The marsh marigold is a vivid reminder of the close links between Gaelic culture and the Scottish seasons, as Ruairidh MacIlleathain explains.
The day that starts the summer, now the first of May, is still known in Gaelic as latha buidhe Bealltainn – the ‘yellow day of Beltane’. Buidhe, however, doesn’t just mean ‘yellow’. It also has suggestions of good fortune. This plant, which bears yellow flowers at the time of Beltane (the English word came from Gaelic), is lucky – its blooms would often be tied above doorways or to the tails of horses or cattle to bring good fortune. The Gaelic name for the species is lus buidhe Bealltainn (sounds like ‘looss boo-yuh BYOWL-tin’) or the ‘yellow plant of Beltane’.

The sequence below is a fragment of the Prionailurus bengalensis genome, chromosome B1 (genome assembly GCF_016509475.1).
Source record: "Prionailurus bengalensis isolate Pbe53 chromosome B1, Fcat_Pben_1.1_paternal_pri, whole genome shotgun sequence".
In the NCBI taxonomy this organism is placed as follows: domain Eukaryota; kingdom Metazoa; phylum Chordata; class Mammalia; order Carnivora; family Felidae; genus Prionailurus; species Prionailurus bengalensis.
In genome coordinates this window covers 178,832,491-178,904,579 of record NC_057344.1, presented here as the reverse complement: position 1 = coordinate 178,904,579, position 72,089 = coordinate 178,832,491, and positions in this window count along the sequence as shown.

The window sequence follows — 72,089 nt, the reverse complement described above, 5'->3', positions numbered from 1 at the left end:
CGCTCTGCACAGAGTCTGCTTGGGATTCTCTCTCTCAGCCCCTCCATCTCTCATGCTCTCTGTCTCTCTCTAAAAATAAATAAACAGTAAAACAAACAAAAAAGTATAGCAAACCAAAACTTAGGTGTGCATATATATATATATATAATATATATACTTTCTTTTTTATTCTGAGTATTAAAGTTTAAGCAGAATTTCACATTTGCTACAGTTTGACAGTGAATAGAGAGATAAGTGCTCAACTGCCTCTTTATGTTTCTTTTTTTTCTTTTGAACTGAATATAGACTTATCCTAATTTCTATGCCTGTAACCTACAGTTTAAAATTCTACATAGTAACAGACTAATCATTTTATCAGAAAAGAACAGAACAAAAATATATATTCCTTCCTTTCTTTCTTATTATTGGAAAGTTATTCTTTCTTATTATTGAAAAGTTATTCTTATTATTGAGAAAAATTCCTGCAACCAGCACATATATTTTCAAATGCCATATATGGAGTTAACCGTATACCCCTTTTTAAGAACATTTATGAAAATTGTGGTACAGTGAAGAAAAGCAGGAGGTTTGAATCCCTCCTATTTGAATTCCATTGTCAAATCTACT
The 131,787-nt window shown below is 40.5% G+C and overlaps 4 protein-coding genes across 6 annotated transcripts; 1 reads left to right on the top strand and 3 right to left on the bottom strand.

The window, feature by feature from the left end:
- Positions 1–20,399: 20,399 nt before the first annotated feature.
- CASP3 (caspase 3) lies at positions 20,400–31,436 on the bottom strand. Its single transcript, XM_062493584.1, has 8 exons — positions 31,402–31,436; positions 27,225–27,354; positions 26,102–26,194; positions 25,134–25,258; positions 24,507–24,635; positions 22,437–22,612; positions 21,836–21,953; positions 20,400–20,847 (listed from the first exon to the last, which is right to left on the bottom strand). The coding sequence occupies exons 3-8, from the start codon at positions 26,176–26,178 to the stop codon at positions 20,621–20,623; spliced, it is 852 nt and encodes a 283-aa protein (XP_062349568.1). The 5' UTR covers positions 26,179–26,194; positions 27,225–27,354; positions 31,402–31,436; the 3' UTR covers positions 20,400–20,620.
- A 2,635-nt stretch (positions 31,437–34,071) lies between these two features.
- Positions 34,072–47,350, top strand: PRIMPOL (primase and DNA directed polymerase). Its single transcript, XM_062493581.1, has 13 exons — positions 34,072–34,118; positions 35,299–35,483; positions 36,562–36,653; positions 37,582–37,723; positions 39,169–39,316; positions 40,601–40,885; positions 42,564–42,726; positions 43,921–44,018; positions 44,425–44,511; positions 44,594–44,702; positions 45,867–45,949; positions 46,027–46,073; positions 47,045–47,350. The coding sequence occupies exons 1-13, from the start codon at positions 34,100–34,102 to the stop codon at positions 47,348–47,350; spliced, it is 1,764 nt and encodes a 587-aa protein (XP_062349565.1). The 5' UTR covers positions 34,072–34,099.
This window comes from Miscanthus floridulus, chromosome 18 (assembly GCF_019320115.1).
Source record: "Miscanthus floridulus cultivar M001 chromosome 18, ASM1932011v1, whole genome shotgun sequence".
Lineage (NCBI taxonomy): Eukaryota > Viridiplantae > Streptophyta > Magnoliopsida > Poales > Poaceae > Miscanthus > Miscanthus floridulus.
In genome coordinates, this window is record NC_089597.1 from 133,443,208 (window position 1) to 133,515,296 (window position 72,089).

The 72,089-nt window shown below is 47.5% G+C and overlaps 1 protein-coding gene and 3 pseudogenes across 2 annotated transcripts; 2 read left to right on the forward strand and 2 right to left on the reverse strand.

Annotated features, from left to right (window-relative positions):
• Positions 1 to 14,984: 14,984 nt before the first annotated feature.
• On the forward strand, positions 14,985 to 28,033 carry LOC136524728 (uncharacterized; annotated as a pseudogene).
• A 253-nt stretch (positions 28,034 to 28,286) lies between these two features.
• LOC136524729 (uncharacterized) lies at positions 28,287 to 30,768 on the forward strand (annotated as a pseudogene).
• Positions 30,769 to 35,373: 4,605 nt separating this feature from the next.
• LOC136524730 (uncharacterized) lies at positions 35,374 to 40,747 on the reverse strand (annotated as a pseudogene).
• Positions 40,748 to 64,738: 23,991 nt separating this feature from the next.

Another species named for this season is the whimbrel – eun Bealltainn (‘eeun BYOWL-tin’), actually meaning ‘bird of Beltane’. And Tullybelton in Perthshire would have experienced the fires through which cattle and other goods were passed as part of the purification rites of this pre-Christian festival. Its name comes from the Gaelic Tulach Bealltainn or ‘Beltane hill’. The two greatest festivals in the old Gaelic calendar were Bealltainn and, six months later, Samhain – the start of winter. The first day of Samhain is still widely celebrated in Gaelic Scotland, as it is in the English-speaking world, where it’s called ‘Halloween’.